Hyperrealism past and Present
Hyperrealism… past and present
At roughly the same time as the emergence on the American scene of Pop art, with its appropriation of the codes of a ravenously consumerist society, a number of their fellow countrymen started producing painstaking works that explored the tenuous boundary between reality and illusion.
Using photography as their basic reference, the hyperrealists applied themselves to reproducing, using paintbrushes, images that had been effortlessly captured by the camera. In so doing, they succeeded in (re-)producing copies of copies with extraordinary fidelity… the reflection of the shiny bodywork of automobiles… the most intricate details of people's faces… the startling impact of neon lights… and countless other technically difficult effects. Founded in the late 1960s by the gallery owner Louis K. Meisel under the name Photorealism, the works of this movement supposedly reflected an objective observation of reality without any subjective influence from the artist, and were, in that sense, a kind of antithesis to the Abstract Expressionism that preceded them. Today, however the prices of the latter movement are rising rapidly on the auction market and Abstract Expressionists works are currently worth an average of ten times more than their Realist peers on the secondary market.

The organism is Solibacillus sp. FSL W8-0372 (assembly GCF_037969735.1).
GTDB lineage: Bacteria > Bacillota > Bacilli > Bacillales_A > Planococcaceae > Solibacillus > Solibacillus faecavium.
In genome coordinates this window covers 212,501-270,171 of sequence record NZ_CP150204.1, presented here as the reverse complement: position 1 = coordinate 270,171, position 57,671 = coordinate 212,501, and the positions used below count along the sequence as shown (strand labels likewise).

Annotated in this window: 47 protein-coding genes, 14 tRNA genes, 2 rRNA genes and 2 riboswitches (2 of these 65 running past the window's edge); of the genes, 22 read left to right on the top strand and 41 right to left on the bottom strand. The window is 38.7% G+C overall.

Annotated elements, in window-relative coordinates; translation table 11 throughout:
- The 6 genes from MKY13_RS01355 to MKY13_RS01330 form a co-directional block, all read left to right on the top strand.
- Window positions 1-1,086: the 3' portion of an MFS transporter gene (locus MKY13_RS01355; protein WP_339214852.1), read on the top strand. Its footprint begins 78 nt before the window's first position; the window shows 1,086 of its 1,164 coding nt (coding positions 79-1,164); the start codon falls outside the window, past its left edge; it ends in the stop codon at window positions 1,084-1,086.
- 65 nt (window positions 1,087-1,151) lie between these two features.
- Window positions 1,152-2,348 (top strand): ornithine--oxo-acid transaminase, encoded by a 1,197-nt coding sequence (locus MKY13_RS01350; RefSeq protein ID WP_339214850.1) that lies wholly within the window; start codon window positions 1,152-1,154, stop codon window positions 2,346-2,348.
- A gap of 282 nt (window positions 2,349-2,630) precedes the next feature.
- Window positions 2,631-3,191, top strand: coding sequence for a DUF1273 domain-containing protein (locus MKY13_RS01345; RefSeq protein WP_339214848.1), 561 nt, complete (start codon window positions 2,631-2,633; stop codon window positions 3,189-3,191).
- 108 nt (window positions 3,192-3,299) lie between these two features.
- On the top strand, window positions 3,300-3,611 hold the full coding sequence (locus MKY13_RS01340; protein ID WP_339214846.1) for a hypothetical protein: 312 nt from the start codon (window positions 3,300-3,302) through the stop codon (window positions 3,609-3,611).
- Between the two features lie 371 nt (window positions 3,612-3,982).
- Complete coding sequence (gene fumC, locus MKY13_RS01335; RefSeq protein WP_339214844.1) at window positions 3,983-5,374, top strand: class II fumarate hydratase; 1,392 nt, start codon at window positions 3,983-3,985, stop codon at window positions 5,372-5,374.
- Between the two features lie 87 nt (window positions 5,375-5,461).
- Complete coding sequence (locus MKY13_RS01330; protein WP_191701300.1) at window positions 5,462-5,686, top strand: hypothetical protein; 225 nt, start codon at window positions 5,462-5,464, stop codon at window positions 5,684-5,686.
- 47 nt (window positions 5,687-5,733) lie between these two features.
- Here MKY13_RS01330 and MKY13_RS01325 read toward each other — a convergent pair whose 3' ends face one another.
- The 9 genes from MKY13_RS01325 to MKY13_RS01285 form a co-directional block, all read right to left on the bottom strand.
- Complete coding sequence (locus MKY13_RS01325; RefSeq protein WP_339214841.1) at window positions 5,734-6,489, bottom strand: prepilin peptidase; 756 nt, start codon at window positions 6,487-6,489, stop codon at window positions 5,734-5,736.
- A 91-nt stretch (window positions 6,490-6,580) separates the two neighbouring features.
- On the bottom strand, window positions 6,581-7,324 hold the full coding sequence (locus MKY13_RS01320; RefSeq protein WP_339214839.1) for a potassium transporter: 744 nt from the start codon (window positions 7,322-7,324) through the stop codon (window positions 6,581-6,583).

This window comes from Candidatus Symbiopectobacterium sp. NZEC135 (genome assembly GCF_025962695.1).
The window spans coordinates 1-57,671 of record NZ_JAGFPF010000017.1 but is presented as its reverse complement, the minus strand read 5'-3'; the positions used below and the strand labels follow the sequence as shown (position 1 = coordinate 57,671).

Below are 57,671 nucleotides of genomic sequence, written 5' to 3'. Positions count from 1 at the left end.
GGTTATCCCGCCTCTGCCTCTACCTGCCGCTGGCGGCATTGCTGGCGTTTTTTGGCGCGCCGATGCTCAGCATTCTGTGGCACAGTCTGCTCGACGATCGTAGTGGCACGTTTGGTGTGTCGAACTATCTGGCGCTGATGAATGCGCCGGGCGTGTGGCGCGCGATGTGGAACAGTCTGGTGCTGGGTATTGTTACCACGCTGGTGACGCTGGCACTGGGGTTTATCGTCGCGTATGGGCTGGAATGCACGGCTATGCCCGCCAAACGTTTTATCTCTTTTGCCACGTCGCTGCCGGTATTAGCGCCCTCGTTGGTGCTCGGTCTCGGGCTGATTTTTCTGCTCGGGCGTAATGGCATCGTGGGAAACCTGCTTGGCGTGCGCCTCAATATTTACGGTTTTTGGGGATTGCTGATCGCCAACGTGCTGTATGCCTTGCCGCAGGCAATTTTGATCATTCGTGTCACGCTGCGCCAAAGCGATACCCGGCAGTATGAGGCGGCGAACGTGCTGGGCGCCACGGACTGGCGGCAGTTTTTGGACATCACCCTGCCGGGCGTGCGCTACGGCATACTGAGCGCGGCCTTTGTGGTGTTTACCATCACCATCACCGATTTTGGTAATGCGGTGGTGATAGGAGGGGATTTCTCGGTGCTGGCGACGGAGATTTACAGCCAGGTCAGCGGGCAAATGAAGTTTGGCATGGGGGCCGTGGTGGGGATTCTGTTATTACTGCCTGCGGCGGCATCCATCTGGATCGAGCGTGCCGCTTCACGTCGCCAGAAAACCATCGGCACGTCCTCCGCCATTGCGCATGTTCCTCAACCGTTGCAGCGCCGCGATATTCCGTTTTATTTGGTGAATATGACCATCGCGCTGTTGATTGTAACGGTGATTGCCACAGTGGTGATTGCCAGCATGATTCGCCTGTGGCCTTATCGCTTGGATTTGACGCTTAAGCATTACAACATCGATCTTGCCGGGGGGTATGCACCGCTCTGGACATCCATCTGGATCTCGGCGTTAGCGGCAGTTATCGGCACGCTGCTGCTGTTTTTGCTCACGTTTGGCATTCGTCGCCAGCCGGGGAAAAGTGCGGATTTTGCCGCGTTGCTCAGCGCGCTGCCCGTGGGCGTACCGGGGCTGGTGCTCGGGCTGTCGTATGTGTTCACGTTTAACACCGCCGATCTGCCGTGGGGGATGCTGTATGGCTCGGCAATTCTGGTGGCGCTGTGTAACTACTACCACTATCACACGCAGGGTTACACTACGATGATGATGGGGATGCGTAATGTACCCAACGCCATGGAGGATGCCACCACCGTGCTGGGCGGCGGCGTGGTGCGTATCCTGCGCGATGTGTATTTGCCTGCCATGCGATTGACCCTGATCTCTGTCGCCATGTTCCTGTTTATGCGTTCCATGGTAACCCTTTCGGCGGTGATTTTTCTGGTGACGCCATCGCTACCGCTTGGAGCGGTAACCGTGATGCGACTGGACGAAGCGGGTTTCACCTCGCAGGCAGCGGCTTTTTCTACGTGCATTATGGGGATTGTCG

But hyperrealism survived… and has in fact evolved over three generations, with each generation taking full advantage of the technical possibilities of their era. From Richard ESTES’ urban landscapes to Cindy SHERMAN’s photo-paintings… the famous trompe l'oeil concept has even been reversed, going from photography to painting in Estes’ work, and from body-paint (excessive make-up) to photography in the case of Cindy Sherman. These inversions all question the relationship between illusion and reality and their attention to detail enhances our vision and understanding of the world.
Different signatures… different prices
The American masters in the first generation of Realist artists include Richard ESTES, Ralph GOINGS, Chuck CLOSEand Robert COTTINGHAM, all of whom achieved international recognition via their participation in the 1972 Documenta 5 in Kassel. Works by all four virtuosos were quickly snapped up by major museums. Forty years later, their works are rare at auctions mainly because the slow and painstaking work involved meant relatively few works were produced. With major works being seldom submitted to auctions, the auction records of these artists are often quite old.
This is notably the case of the movement’s best portrait artist, Chuck Close. With no oil or acrylic by the artist submitted during 2004, the first work to hit the market in 2005 immediately set a new record – which still stands today – of $4.3 million (monumental portrait of a certain John, dated 1971-72, sold by Sotheby's New York on 10 May 2005). Large formats by Chuck Close fetch well into 7-figures; but there are still some drawings for less than $10,000, like the pixelated portrait of Robert (1982) which fetched the equivalent of $6,405 on 5 November 2011 in Tokyo by Mainichi Auction.